- ^ The remaining 28 participants did not suffer from mental health problems (self-report). Six of them majored in psychology, and may have had some insight into the experimental procedure involving deception. However, exclusion of their data did not change the main results.
- ^ The rest was included to minimize fatigue during the long experiment. In order to assist the alignment of head positions before and after the rest, three colored marks were placed on the face of the participant (between the eyes, the left temple, and the middle of the forehead), and the locations of these marks relative to the head coil were kept as consistent as possible.
- ^ It would be reasonable to assume that the unexpectedness decreases as face-reputation pairs are repeated. In this study, however, the unexpectedness did not seem to reach zero even in the last (third) run, given that participants’ performance on the retrieval session of the action inference task was not perfect (accuracy: M ± SD = 0.771 ± 0.125). We thus chose the specific functional form described above to model the decrease of unexpectedness (i.e., it was assumed to decrease by 75% from the first to the last run). This assumption may appear arbitrary, but the following results were essentially unchanged even when analyzing the data assuming that the unexpectedness was constant across runs or when removing the parametric modulation regressors. Thus, our findings were not affected by the specific assumption.
- ^ Thus, ROI selection and analysis were performed using different datasets of different tasks, mitigating problems caused by non-independent data (Kriegeskorte et al., 2009). It is still possible, however, the two datasets have some dependency due to, e.g., common between-participant variance (Poldrack and Mumford, 2009).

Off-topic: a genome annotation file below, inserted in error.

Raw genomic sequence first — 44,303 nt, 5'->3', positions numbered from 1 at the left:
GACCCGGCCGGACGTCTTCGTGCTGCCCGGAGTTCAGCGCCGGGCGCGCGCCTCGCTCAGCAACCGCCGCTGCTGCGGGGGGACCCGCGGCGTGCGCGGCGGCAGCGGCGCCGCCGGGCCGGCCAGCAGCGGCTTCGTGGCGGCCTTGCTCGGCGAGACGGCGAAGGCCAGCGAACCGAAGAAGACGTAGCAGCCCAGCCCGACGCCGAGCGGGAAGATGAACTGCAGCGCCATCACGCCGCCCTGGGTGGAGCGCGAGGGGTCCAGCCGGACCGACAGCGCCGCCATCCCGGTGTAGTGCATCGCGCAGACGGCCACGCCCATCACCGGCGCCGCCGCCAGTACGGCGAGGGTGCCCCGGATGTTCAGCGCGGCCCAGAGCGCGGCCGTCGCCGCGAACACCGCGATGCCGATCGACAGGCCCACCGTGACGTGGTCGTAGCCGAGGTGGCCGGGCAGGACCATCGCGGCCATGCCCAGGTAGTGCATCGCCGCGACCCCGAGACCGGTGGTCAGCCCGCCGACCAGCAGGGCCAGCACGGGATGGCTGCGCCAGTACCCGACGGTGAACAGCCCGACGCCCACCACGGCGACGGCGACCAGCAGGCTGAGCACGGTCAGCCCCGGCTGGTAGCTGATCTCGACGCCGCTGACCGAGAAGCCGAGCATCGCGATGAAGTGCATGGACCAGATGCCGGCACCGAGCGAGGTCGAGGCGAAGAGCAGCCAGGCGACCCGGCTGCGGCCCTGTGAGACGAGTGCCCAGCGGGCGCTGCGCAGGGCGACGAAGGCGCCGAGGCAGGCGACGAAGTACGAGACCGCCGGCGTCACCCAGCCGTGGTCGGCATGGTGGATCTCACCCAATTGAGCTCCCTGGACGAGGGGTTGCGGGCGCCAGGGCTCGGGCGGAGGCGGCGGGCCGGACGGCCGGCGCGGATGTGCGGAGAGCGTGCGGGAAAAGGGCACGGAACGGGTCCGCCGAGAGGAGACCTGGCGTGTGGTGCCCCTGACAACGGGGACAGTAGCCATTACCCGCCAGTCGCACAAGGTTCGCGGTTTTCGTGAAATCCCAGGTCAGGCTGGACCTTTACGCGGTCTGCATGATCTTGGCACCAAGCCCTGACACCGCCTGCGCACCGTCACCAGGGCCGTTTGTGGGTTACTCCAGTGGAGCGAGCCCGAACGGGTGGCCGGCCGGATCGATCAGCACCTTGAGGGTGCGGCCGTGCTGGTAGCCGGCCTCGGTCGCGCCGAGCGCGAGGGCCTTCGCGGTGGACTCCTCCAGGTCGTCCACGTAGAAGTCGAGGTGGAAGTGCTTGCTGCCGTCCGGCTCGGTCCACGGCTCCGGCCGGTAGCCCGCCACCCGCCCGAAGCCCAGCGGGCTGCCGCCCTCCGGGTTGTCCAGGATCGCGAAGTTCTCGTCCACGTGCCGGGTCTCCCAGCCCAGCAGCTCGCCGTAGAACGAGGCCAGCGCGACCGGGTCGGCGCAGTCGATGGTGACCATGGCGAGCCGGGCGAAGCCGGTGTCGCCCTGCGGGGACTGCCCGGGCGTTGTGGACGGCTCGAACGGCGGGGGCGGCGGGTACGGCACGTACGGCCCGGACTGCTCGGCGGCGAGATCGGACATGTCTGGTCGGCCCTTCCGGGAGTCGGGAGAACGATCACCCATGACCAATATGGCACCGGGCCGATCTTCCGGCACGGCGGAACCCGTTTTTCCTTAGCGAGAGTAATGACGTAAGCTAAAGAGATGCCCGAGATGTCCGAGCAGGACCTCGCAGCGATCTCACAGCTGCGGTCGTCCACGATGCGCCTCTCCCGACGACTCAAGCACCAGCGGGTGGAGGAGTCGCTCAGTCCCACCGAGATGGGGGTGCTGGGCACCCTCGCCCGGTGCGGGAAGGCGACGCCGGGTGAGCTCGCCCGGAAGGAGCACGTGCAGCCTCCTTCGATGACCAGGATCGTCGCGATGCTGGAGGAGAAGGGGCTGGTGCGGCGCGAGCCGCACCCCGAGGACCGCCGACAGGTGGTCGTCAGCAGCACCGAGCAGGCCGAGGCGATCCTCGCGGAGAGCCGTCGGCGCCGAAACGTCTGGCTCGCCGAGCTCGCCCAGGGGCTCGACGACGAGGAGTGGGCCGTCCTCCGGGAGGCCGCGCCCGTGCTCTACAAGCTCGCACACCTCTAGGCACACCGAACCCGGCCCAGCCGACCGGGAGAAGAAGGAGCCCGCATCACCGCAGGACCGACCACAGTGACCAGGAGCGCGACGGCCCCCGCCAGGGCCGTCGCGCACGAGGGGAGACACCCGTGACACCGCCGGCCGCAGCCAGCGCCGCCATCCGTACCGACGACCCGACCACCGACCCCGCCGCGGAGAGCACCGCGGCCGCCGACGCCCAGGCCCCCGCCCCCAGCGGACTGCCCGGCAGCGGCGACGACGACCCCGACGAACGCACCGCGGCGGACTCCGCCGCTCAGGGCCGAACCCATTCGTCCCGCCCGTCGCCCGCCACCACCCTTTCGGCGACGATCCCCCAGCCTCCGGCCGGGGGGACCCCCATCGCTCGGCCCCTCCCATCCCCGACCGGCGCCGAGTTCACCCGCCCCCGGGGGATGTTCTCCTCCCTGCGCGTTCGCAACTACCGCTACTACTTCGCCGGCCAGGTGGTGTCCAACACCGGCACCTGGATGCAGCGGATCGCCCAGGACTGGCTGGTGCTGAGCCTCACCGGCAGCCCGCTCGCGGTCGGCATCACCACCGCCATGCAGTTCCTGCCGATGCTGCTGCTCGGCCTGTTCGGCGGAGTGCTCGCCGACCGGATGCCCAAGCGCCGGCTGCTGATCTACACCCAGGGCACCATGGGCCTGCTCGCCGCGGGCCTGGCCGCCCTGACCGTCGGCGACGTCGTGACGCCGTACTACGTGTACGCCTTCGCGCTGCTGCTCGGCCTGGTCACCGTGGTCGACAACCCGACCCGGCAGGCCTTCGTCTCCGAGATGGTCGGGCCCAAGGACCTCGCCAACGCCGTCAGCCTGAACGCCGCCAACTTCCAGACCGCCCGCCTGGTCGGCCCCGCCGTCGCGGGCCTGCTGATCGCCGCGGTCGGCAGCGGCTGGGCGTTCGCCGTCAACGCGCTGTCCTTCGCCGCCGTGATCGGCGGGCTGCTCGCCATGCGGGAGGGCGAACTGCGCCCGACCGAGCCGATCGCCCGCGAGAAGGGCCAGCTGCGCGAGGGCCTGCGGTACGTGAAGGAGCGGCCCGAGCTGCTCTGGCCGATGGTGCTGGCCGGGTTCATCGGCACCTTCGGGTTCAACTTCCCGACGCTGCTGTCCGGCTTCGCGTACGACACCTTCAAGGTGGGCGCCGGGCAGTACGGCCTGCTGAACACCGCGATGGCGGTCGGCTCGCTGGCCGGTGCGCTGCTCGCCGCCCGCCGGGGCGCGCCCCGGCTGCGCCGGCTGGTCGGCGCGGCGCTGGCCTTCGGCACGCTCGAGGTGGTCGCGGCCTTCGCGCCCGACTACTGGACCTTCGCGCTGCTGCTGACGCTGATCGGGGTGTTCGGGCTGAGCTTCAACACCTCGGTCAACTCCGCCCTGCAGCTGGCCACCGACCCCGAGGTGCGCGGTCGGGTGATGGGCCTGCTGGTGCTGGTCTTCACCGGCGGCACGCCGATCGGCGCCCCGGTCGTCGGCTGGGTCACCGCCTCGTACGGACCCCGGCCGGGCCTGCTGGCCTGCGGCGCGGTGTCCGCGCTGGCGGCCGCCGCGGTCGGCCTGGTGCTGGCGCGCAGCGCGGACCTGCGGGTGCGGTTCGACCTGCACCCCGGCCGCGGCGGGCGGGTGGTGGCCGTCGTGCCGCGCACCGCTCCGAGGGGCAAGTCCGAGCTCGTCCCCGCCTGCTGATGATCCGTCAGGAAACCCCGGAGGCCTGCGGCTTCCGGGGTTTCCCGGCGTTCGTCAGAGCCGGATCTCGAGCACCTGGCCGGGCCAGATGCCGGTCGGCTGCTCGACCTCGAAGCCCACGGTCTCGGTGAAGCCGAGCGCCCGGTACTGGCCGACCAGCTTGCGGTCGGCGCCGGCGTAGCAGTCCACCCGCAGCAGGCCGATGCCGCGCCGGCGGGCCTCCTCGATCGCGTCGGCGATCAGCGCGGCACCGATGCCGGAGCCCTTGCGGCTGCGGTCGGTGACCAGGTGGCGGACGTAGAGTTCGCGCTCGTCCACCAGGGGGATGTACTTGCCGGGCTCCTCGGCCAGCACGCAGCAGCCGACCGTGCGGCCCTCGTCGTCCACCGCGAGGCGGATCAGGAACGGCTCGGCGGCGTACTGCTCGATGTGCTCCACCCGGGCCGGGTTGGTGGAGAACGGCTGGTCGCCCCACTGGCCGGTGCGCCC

- ^ Session-specific intercepts were assumed for both models because DISTRUST_POST was expectedly smaller in the disregard than retrieval sessions (Suzuki et al., 2013).
- ^ More specifically, linear mixed model analysis was performed using the following model: vlPFC activitysi = β0 + β1 × Sessions + ui + εsi, with s denoting the session of action inference (1 = retrieval session, 2 = disregard session), i denoting the participant (i = 1, …, 28), Session being a dummy variable (Session1 = −1, Session2 = 1), β0 representing the average of the vlPFC activity across sessions, β1 representing the difference in the vlPFC activity between the two sessions, and ui and εsi, respectively, indicating random effects associated with each participant and each observation. The estimates of the fixed effects were β0 = 0.562 (p = 0.006, 95% CI [0.186, 0.937]) and β1 = 0.163 (p = 0.338, 95% CI [−0.170, 0.496]).
- ^ The other regions that were identified by the conjunction analysis were the left superior prefrontal cortex (20 voxels, [−10, 44, 50], Z = 2.740), the right superior temporal sulcus (54 voxels, [56, −24, −4], Z = 2.219), and the left medial prefrontal cortex (31 voxels, [−4, 52, 16], Z = 2.093). In this article, the ROI specification was performed with the data during reputation learning (i.e., Figure 4) rather than with this conjunction analysis in order to avoid the criticism of “double dipping” (Kriegeskorte et al., 2009; Vul et al., 2009) in the following ROI analysis (see also footnote 6).
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Keywords: reputation, distrust, ventrolateral prefrontal cortex, cooperation, evaluation, learning, fMRI
Citation: Suzuki A, Ito Y, Kiyama S, Kunimi M, Ohira H, Kawaguchi J, Tanabe HC and Nakai T (2016) Involvement of the Ventrolateral Prefrontal Cortex in Learning Others’ Bad Reputations and Indelible Distrust. Front. Hum. Neurosci. 10:28. doi: 10.3389/fnhum.2016.00028
Received: 02 September 2015; Accepted: 18 January 2016;
Published: 04 February 2016.
Edited by:Tetsuo Kida, National Institute for Physiological Sciences, Japan
Reviewed by:G. Elliott Wimmer, University Medical Center Hamburg-Eppendorf, Germany
Christoph W. Korn, University of Zurich, Switzerland
Copyright © 2016 Suzuki, Ito, Kiyama, Kunimi, Ohira, Kawaguchi, Tanabe and Nakai. This is an open-access article distributed under the terms of the Creative Commons Attribution License (CC BY). The use, distribution and reproduction in other forums is permitted, provided the original author(s) or licensor are credited and that the original publication in this journal is cited, in accordance with accepted academic practice. No use, distribution or reproduction is permitted which does not comply with these terms.
*Correspondence: Atsunobu Suzuki, email@example.com